HRC Calls for Tapes in Historic California ‘Prop 8’ Marriage Equality Trial to be Unsealed

by Ianthe Metzger

WASHINGTON - Today, the Human Rights Campaign (HRC), the nation’s largest lesbian, gay, bisexual, transgender and queer (LGBTQ) civil rights organization, released the following statement after a federal judge denied a request from KQED to unseal the full record, including videotapes, of the historic California ‘Prop 8’ marriage equality trial. The judge has ruled that the tapes will be release in 2020.

“It’s shocking that anyone would oppose releasing this important piece of history -- what in the world do the proponents of Prop 8 have to hide and what are they scared of?” said HRC President Chad Griffin. “There is absolutely no legitimate reason to keep the Proposition 8 trial tapes hidden from the public. The case against Prop 8 was brought by four courageous Californians -- Kris Perry, Sandy Stier, Jeff Zarrillo and Paul Katami -- whose fight for equality is a crucial part of the historic record and our nation's civil rights history. Now, the same forces who sought to deny these loving couples their most basic fundamental rights are trying to conceal the court tapes. That is wrong, and we believe these proceedings must be made public immediately given the impact they've had on millions of Americans lives as part of the decades long struggle to secure marriage equality nationwide.”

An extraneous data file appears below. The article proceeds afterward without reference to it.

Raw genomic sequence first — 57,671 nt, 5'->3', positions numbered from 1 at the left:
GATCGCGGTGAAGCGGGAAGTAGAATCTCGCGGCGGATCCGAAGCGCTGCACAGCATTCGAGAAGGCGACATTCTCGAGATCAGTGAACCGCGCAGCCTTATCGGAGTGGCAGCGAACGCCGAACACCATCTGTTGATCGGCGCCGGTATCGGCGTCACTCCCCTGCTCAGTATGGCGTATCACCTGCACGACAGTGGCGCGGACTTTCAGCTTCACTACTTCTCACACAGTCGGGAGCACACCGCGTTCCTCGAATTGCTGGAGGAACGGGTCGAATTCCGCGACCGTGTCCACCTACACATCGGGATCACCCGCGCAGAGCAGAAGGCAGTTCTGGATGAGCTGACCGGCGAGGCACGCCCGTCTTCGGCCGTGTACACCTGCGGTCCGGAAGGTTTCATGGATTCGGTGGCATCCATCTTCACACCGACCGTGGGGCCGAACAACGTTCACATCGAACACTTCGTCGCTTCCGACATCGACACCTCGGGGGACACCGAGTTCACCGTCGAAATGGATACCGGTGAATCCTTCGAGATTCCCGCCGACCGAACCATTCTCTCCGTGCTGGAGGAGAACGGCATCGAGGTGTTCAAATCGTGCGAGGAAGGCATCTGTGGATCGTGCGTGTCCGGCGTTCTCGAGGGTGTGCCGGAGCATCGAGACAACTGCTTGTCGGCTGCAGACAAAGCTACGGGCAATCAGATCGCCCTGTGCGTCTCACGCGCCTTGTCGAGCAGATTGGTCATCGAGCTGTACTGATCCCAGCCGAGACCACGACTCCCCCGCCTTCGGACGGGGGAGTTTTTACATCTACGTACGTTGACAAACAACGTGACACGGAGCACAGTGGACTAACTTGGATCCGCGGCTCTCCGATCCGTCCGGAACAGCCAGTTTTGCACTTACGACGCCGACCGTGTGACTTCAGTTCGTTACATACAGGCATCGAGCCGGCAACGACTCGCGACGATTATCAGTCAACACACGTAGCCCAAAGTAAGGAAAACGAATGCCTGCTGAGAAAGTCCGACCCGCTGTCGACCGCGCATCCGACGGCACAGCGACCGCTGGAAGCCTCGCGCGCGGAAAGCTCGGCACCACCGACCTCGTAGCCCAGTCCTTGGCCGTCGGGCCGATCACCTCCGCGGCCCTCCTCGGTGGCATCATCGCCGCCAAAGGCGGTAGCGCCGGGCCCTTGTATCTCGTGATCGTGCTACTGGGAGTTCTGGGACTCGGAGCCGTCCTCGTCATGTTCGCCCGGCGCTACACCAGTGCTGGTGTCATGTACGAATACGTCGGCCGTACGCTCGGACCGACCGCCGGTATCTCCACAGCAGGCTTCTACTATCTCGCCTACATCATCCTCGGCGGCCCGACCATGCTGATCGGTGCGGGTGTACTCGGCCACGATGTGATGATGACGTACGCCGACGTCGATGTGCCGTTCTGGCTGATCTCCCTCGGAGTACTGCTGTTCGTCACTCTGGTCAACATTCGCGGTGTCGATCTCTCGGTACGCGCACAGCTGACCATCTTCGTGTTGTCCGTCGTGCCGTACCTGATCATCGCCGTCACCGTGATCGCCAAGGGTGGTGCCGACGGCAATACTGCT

Prop 8 was the 2008 amendment to the California Constitution that stripped the state of marriage equality. On May 22, 2009, two same-sex couples -- Kris Perry and Sandy Stier and Paul Katami and Jeff Zarrillo -- filed suit against the State of California in federal court, arguing that California’s Proposition 8 violates the U.S. Constitution by denying them a fundamental right and depriving them of equal protection of the laws.

Prop 8 was ultimately overturned by the United States Court in the case Perry v. Brown, where the couples were supported by the American Foundation for Equal Rights (AFER), an organization co-founded by HRC President Chad Griffin. HRC also backed KQED efforts to release the full record of the groundbreaking case last April.

The Human Rights Campaign is America’s largest civil rights organization working to achieve equality for lesbian, gay, bisexual, transgender and queer people. HRC envisions a world where LGBTQ people are embraced as full members of society at home, at work and in every community



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